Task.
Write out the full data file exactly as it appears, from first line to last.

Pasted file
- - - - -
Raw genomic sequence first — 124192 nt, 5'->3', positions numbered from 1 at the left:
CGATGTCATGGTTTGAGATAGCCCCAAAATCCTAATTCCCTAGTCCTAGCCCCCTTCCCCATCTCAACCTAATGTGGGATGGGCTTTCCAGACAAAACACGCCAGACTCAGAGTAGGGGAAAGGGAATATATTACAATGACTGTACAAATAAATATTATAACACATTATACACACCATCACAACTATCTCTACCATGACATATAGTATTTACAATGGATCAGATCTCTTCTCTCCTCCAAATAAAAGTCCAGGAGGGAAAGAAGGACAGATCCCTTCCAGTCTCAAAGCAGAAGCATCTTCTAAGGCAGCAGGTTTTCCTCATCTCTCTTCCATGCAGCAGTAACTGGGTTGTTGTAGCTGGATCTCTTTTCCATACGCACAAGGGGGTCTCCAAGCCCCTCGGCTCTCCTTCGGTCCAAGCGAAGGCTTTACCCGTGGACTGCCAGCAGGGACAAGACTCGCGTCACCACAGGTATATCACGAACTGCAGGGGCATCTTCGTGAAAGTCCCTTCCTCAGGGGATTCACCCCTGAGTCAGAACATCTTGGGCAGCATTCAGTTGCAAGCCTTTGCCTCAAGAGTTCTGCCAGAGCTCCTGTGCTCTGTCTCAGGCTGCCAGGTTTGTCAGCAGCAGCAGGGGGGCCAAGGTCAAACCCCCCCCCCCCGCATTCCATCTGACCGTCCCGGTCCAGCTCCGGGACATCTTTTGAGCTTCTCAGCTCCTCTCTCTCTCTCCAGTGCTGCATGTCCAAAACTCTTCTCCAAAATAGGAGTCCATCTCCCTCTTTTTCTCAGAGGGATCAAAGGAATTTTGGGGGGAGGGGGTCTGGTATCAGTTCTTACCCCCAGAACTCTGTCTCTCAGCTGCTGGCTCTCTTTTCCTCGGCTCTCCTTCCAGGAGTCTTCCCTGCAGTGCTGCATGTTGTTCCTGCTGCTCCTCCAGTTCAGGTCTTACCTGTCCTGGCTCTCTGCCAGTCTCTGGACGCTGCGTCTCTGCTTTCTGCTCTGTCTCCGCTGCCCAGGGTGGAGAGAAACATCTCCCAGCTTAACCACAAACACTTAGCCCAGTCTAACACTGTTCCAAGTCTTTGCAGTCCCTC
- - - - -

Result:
Raw genomic sequence first — 124192 nt, 5'->3', positions numbered from 1 at the left:
CGATGTCATGGTTTGAGATAGCCCCAAAATCCTAATTCCCTAGTCCTAGCCCCCTTCCCCATCTCAACCTAATGTGGGATGGGCTTTCCAGACAAAACACGCCAGACTCAGAGTAGGGGAAAGGGAATATATTACAATGACTGTACAAATAAATATTATAACACATTATACACACCATCACAACTATCTCTACCATGACATATAGTATTTACAATGGATCAGATCTCTTCTCTCCTCCAAATAAAAGTCCAGGAGGGAAAGAAGGACAGATCCCTTCCAGTCTCAAAGCAGAAGCATCTTCTAAGGCAGCAGGTTTTCCTCATCTCTCTTCCATGCAGCAGTAACTGGGTTGTTGTAGCTGGATCTCTTTTCCATACGCACAAGGGGGTCTCCAAGCCCCTCGGCTCTCCTTCGGTCCAAGCGAAGGCTTTACCCGTGGACTGCCAGCAGGGACAAGACTCGCGTCACCACAGGTATATCACGAACTGCAGGGGCATCTTCGTGAAAGTCCCTTCCTCAGGGGATTCACCCCTGAGTCAGAACATCTTGGGCAGCATTCAGTTGCAAGCCTTTGCCTCAAGAGTTCTGCCAGAGCTCCTGTGCTCTGTCTCAGGCTGCCAGGTTTGTCAGCAGCAGCAGGGGGGCCAAGGTCAAACCCCCCCCCCCCGCATTCCATCTGACCGTCCCGGTCCAGCTCCGGGACATCTTTTGAGCTTCTCAGCTCCTCTCTCTCTCTCCAGTGCTGCATGTCCAAAACTCTTCTCCAAAATAGGAGTCCATCTCCCTCTTTTTCTCAGAGGGATCAAAGGAATTTTGGGGGGAGGGGGTCTGGTATCAGTTCTTACCCCCAGAACTCTGTCTCTCAGCTGCTGGCTCTCTTTTCCTCGGCTCTCCTTCCAGGAGTCTTCCCTGCAGTGCTGCATGTTGTTCCTGCTGCTCCTCCAGTTCAGGTCTTACCTGTCCTGGCTCTCTGCCAGTCTCTGGACGCTGCGTCTCTGCTTTCTGCTCTGTCTCCGCTGCCCAGGGTGGAGAGAAACATCTCCCAGCTTAACCACAAACACTTAGCCCAGTCTAACACTGTTCCAAGTCTTTGCAGTCCCTC